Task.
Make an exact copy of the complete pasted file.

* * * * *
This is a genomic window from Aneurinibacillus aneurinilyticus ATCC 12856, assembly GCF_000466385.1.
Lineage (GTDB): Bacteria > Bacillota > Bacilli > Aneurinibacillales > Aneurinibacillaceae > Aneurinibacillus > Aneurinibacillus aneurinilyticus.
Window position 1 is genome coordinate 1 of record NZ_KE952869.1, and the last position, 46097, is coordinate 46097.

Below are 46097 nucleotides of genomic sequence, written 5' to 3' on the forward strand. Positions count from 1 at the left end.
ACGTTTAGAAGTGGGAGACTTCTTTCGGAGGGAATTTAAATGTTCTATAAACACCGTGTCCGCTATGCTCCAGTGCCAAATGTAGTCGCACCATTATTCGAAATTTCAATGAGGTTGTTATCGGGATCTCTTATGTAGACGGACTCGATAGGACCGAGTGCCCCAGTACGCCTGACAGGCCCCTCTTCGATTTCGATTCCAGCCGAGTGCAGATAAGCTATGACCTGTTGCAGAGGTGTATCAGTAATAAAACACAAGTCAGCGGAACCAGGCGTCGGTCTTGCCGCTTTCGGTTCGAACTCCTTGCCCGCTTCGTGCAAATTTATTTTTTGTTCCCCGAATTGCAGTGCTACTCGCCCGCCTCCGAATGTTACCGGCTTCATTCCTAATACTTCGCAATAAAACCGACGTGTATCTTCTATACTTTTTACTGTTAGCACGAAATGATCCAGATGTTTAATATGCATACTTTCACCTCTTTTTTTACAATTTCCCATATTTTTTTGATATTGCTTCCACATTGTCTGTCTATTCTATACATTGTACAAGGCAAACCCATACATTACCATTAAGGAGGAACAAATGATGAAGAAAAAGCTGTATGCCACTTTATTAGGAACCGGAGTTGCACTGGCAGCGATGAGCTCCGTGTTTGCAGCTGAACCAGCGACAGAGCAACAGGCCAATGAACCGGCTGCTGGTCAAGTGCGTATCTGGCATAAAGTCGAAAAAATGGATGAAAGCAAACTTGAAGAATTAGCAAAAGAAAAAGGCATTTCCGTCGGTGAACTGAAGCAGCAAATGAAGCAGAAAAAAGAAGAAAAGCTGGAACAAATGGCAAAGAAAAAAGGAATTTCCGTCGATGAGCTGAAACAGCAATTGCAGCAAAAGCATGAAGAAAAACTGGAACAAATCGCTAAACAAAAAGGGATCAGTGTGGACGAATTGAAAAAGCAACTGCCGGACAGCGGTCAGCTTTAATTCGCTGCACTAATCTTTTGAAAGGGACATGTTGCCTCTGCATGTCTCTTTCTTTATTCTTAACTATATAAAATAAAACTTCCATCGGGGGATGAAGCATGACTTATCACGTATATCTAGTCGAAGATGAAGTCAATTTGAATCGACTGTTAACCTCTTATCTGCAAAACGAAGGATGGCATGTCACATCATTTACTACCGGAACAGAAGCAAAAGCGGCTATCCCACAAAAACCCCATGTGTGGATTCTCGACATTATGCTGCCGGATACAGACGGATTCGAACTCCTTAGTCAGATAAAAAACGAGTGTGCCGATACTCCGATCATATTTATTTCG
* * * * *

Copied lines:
This is a genomic window from Aneurinibacillus aneurinilyticus ATCC 12856, assembly GCF_000466385.1.
Lineage (GTDB): Bacteria > Bacillota > Bacilli > Aneurinibacillales > Aneurinibacillaceae > Aneurinibacillus > Aneurinibacillus aneurinilyticus.
Window position 1 is genome coordinate 1 of record NZ_KE952869.1, and the last position, 46097, is coordinate 46097.

Below are 46097 nucleotides of genomic sequence, written 5' to 3' on the forward strand. Positions count from 1 at the left end.
ACGTTTAGAAGTGGGAGACTTCTTTCGGAGGGAATTTAAATGTTCTATAAACACCGTGTCCGCTATGCTCCAGTGCCAAATGTAGTCGCACCATTATTCGAAATTTCAATGAGGTTGTTATCGGGATCTCTTATGTAGACGGACTCGATAGGACCGAGTGCCCCAGTACGCCTGACAGGCCCCTCTTCGATTTCGATTCCAGCCGAGTGCAGATAAGCTATGACCTGTTGCAGAGGTGTATCAGTAATAAAACACAAGTCAGCGGAACCAGGCGTCGGTCTTGCCGCTTTCGGTTCGAACTCCTTGCCCGCTTCGTGCAAATTTATTTTTTGTTCCCCGAATTGCAGTGCTACTCGCCCGCCTCCGAATGTTACCGGCTTCATTCCTAATACTTCGCAATAAAACCGACGTGTATCTTCTATACTTTTTACTGTTAGCACGAAATGATCCAGATGTTTAATATGCATACTTTCACCTCTTTTTTTACAATTTCCCATATTTTTTTGATATTGCTTCCACATTGTCTGTCTATTCTATACATTGTACAAGGCAAACCCATACATTACCATTAAGGAGGAACAAATGATGAAGAAAAAGCTGTATGCCACTTTATTAGGAACCGGAGTTGCACTGGCAGCGATGAGCTCCGTGTTTGCAGCTGAACCAGCGACAGAGCAACAGGCCAATGAACCGGCTGCTGGTCAAGTGCGTATCTGGCATAAAGTCGAAAAAATGGATGAAAGCAAACTTGAAGAATTAGCAAAAGAAAAAGGCATTTCCGTCGGTGAACTGAAGCAGCAAATGAAGCAGAAAAAAGAAGAAAAGCTGGAACAAATGGCAAAGAAAAAAGGAATTTCCGTCGATGAGCTGAAACAGCAATTGCAGCAAAAGCATGAAGAAAAACTGGAACAAATCGCTAAACAAAAAGGGATCAGTGTGGACGAATTGAAAAAGCAACTGCCGGACAGCGGTCAGCTTTAATTCGCTGCACTAATCTTTTGAAAGGGACATGTTGCCTCTGCATGTCTCTTTCTTTATTCTTAACTATATAAAATAAAACTTCCATCGGGGGATGAAGCATGACTTATCACGTATATCTAGTCGAAGATGAAGTCAATTTGAATCGACTGTTAACCTCTTATCTGCAAAACGAAGGATGGCATGTCACATCATTTACTACCGGAACAGAAGCAAAAGCGGCTATCCCACAAAAACCCCATGTGTGGATTCTCGACATTATGCTGCCGGATACAGACGGATTCGAACTCCTTAGTCAGATAAAAAACGAGTGTGCCGATACTCCGATCATATTTATTTCG